Relocating and rebuilding

Some retrospective on an eventful 2020, announcing a move from New York to London, a couple book recommendations, and a new design for this website.


New York University


December 21, 2020

I’m rebuilding this site using distill. It might take some time but links to old posts and lecture notes will eventually work again. If something is missing feel free to contact me about it.

I’m also relocating to start a position in the Statistics Department at the London School of Economics. I’ll be teaching an undergraduate course on machine learning for statistics majors, and will post some of the materials in the teaching section here.

A lot of things happened in 2020 and changed my thinking in certain ways. Imagining counterfactual responses and trajectories of the coronavirus pandemic is illuminating. From the beginning, and even now after almost a year, many countries have failed almost completely at learning from the experiences of others. There are deep structural, institutional, and behavioral obstacles to coordinated intentional action, which become worse the longer capitalism has dominated a given society. Thinking of economies as a distributed artificial intelligence, capitalism is a kind of overfitting- maximizing the wealth and power of one small class of people at the expense of every other possible fitness metric. We’ve seen myriad negative consequences of that this year in a kind of speed-run preview of what will likely become much worse over the course of climate change.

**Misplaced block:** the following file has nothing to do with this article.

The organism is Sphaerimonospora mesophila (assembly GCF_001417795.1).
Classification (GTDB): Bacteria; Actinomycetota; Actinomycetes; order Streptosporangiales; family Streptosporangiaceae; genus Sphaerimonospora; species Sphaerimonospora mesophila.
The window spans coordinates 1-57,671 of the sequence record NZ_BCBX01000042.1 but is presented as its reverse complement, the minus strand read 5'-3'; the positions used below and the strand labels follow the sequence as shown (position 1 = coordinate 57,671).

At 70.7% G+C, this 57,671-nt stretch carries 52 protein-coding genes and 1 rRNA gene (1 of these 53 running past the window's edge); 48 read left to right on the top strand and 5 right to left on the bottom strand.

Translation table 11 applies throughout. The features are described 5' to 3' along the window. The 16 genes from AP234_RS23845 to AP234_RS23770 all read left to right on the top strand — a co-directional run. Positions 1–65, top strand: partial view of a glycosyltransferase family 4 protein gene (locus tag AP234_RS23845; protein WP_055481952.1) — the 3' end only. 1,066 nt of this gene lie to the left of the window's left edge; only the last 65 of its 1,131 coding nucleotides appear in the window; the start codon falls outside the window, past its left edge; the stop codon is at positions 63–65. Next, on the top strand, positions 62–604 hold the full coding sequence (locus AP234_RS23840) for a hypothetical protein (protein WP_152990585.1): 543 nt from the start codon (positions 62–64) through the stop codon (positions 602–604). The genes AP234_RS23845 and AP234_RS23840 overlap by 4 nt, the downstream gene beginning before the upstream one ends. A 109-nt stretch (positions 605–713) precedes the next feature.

I read a few books this year that influenced my thinking a lot.

This Life by Martin Hägglund resonated with vague but deeply held feelings I’ve had as long as I can remember, and gives a coherent way to think explicitly about them. My own short version: the fact of inevitable death reminds us that time is precious, but if we look around it seems most of us are “wasting” a lot of our time or “spending” it in ways we would rather not, which is a great tragedy and maybe the most important moral problem facing humanity. Hägglund argues convincingly to define democratic socialism as nothing less than a revolution in values which is required for humanity to be meaningfully free.

The Secret of Our Success by Joseph Henrich was my first in-depth exposure to academic research about (cumulative) cultural evolution. The book is focused on the particular ways that humans are different from other animals. I’m obsessed with cumulative cultural evolution now, even if I did disagree with the book in some points (mainly where it seems to take evolutionary psychology seriously for some reason). I’m somewhat convinced now that “over-imitation” is our One Weird Trick for building civilization, a useful lens through which to approach learning (and, therefore, anything that can be learned), and (despite this paper) closely related to another useful concept called “causal opacity.”

Leaving New York was not easy. I’m gonna miss it. There are so many places I need to visit again when I get chance. With vaccines rolling out now, hopefully it won’t be long until we’re all visiting each other much more often again.

Map showing the area around Washington Square Park